This Saturday, June 24, 2017, eleven men will be ordained permanent deacons for the Archdiocese of Washington. I know what they must be feeling because 9 years ago, on June 28, 2008 then Archbishop, now Cardinal, Donald Wuerl ordained 16 of us as deacons at the National Shrine of the Immaculate Conception in Washington, D.C. There was this feeling of unworthiness for having been called to this Holy Order to serve in this ministry in the Church, and at the same time a feeling of joy that despite that unworthiness (there are many who are more qualified in terms of talent and qualities out there) the Lord gave me this special calling.
Holy Scripture describes the basic qualifications of those who would be deacons, thus:
"Deacons likewise must be serious, not double-tongued, not addicted to much wine, not greedy for gain; they must hold the mystery of the faith with a clear conscience. And let them also be tested first; then if they prove themselves blameless let them serve as deacons. Let deacons be the husband of one wife, and let them manage their children and their households well; for those who serve well as deacons gain a good standing for themselves and also great confidence in the faith which is in Christ Jesus." (1 Timothy 3:8-13)
The coming anniversary is another occasion to examine how I have been fulfilling this calling. "Deacon" means servant, and deacons are supposed to serve God by serving the Church, the People of God.
"Deacons share in Christ's mission and grace in a special way. The sacrament of Holy Orders marks them with an imprint ("character") which cannot be removed and which configures them to Christ, who made himself the "deacon" or servant of all." CCC 1570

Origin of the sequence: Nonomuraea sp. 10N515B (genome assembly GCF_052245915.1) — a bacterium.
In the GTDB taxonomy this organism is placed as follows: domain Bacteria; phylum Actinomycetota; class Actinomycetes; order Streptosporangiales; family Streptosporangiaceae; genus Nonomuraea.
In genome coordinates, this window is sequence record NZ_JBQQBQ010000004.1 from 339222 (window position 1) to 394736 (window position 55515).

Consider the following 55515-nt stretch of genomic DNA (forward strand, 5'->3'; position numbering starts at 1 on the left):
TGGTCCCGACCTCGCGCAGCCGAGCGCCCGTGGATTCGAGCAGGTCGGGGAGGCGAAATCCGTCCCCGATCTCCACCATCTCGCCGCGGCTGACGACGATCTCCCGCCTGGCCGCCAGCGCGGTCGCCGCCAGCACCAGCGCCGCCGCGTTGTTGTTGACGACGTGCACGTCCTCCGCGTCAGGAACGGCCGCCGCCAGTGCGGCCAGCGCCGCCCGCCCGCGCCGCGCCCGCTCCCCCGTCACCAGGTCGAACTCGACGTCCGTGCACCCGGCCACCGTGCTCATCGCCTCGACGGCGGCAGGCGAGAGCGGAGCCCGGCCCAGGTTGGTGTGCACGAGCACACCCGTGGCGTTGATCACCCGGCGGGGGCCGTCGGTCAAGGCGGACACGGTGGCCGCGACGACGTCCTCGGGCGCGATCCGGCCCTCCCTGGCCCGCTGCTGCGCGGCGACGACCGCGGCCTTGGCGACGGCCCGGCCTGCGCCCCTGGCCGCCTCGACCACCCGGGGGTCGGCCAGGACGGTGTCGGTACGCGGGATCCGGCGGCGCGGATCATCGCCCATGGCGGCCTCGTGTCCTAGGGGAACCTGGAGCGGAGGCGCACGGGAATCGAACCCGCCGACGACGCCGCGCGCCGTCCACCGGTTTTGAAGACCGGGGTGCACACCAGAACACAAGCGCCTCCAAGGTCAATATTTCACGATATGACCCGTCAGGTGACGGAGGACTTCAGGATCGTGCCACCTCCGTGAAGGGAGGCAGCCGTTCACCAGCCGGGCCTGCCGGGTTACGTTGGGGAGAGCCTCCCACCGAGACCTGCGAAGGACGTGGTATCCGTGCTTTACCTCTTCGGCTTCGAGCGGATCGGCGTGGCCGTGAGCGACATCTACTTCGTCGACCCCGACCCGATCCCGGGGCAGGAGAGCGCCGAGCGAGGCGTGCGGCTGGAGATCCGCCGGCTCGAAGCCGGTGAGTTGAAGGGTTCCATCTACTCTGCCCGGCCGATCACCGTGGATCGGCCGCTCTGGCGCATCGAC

How much have I really been a servant, a servant of the Lord? Only the Lord can answer that. I do not know how many people and in what ways I have touched them by what I have said and done, as an instrument of His love and grace, to draw them them closer to the Lord.
The goal of a deacon is to bring people closer to the Lord . . . by whatever he says or does . . . by his service . . . by the way he lives his life. It does not encompass being at the altar and giving homilies on some Sundays, or visiting the sick, or giving help to the needy alone. It is being like Christ, because the sacrament of Holy Orders configures him to Christ. It is Christ he should preach about daily . . . if necessary, using words, as St. Francis of Assisi (who chose to remain a deacon) said.
To those who are reading this: As I pray for you, please pray for me and my brother deacons, that we may be true servants of Christ, true servi Domini.#